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My Tot is an Extrintrovert - a Review of Nurture by Nature (Tieger)

By recommendation from my friend Elena of The Art of Making a Baby, I picked up a copy of Tieger and Barron-Tieger's book Nurture by Nature. It is a Briggs-Myers personality resource for children that is meant to help you identify your child's "type," so that you might in theory be better able to parent your child effectively.

The book is divided into two parts: the first provides an intro to the 16 personality types and gives a brief overview of each of them, and then follows with a section on lead and least qualities within each type. The second part breaks down each personality type even further, with anecdotes and descriptions for different ages, and tips on how to better parent that particular type.

I think that if I had a different kid, then maybe I would have found the book more useful. It was easy to read (finished in just a few hours) and organized like a manual, with checklists and diagrams for reference. The book included many anecdotal examples and I loved the differentiation between early childhood, late childhood, adolescence and "crystal ball" future projections for each type. 

Sadly, I found the book most useful for Hubbs because his very strong personality fits handily into one particular type. My own personality is harder to pinpoint because I'm (I think) too biased to be objective in my self-assessment. 

Little L was impossible to categorize, partly due to her age and limited experiences, and partly because at 2.5, I'm just not sure that she neatly falls into any one (or even two) of the types. Is she an extrovert or an introvert? A judger or a perceiver? I re-read every single description three times and seriously, I am still struggling to put her in a category.

The authors suggest that sometimes we innately favour one end of the trait spectrum more than the other, and that's how we should go about selecting the corresponding traits that make up our type (since we can all be "different things" at different times). What happens when one favours both ends of the spectrum in equal measure? What if she sits right in the middle between intro and extroversion? That is the difficulty I've had with this book. If we define introversion strictly as "deriving energy from having time alone," then I'd say maybe; however, the book often describes the "I" types as being quiet, and anyone who has ever met Little L would know that she's anything but that. Likewise with "S" and "N" - Little L seems to like reality-based play and rules, but she also loves a form of "make-believe" that is modeled after what she has seen. And the pendulum keeps swinging back and forth for every trait, making it an impossibility to nail down her "type" with any accuracy.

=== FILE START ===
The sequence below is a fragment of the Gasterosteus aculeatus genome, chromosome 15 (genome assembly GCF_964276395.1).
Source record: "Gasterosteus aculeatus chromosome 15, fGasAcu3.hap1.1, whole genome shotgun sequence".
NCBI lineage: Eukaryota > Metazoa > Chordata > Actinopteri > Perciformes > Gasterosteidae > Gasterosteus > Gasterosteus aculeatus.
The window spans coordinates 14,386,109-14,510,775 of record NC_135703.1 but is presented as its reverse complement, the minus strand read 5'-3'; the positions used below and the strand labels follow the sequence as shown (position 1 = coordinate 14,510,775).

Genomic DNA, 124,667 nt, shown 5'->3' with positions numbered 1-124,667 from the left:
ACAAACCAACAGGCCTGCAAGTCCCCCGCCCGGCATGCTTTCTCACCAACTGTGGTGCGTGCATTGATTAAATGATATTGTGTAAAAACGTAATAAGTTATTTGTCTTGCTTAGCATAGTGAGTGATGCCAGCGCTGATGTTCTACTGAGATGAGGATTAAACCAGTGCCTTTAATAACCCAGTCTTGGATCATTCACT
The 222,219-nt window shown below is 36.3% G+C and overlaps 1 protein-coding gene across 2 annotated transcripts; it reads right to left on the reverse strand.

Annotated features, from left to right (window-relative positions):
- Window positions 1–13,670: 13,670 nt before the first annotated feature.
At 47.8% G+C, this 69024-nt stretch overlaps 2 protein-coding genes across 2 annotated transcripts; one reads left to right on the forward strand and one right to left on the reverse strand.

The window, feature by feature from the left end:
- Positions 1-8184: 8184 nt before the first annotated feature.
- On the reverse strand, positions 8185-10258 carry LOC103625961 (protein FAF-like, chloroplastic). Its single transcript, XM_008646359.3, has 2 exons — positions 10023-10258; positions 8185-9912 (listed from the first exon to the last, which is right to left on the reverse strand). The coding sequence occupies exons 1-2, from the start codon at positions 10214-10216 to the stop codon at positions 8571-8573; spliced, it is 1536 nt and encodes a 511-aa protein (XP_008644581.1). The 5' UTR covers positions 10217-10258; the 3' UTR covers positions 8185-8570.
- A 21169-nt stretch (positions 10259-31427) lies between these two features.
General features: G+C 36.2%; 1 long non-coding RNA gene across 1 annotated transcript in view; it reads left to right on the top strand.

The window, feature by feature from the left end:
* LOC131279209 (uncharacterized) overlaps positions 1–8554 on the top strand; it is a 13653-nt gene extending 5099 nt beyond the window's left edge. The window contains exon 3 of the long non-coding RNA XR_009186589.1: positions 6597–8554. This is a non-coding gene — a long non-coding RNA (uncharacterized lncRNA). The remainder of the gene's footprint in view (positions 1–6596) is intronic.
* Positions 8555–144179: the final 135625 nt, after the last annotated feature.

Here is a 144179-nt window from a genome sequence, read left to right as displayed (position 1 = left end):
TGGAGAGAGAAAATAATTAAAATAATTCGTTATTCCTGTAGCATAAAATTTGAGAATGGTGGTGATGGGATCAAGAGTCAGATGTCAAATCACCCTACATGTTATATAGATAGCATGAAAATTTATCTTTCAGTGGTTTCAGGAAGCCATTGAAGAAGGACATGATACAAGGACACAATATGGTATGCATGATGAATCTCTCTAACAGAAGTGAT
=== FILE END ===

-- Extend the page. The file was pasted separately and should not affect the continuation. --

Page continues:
The only new information I gleaned from this book has been some insight into Little L's preference for rules. It didn't occur to me until recently that she is very rules-oriented, and when she is upset and wanting to do something she shouldn't, like bite, she will cry while saying to herself, "I can't bite Mommy! No biting Daddy!" to self-regulate her behaviour.

I suspect that this might also explain her aversion to other little kids: most of them don't really follow rules, and especially on a playground, it can be quite chaotic with children cutting in line to use slides and running around haphazardly and squealing loudly for no apparent reason. While as an adult I can excuse it as children being children, a little toddler with a penchant for following rules would not be able to understand why others aren't doing the same. Taking turns? To Little L, that would mean that one kid goes up the playground equipment at a time, and said kid would be able to come down the slide before another child starts climbing. In reality, the littles clamber up the steps and monkey bars from every direction at varying speeds, sometimes reaching the top before Little L does, and sliding down the slide before she gets her perceived rightful "turn."

Anyway, the book is by no means a bad resource, and for many parents of older kids, I suspect that finding the "type" for their children isn't such a hardship. There is value for parents of kids with vastly different personalities from their own to read a book like this and come away with a different perspective on how to raise their littles. There just wasn't for me.

PS(A): If you do want to buy this book, might I suggest a hard copy and not the Kindle? I purchased the latter and it was a real PITA to keep scrolling back and forth between sections to read and reread descriptions! 


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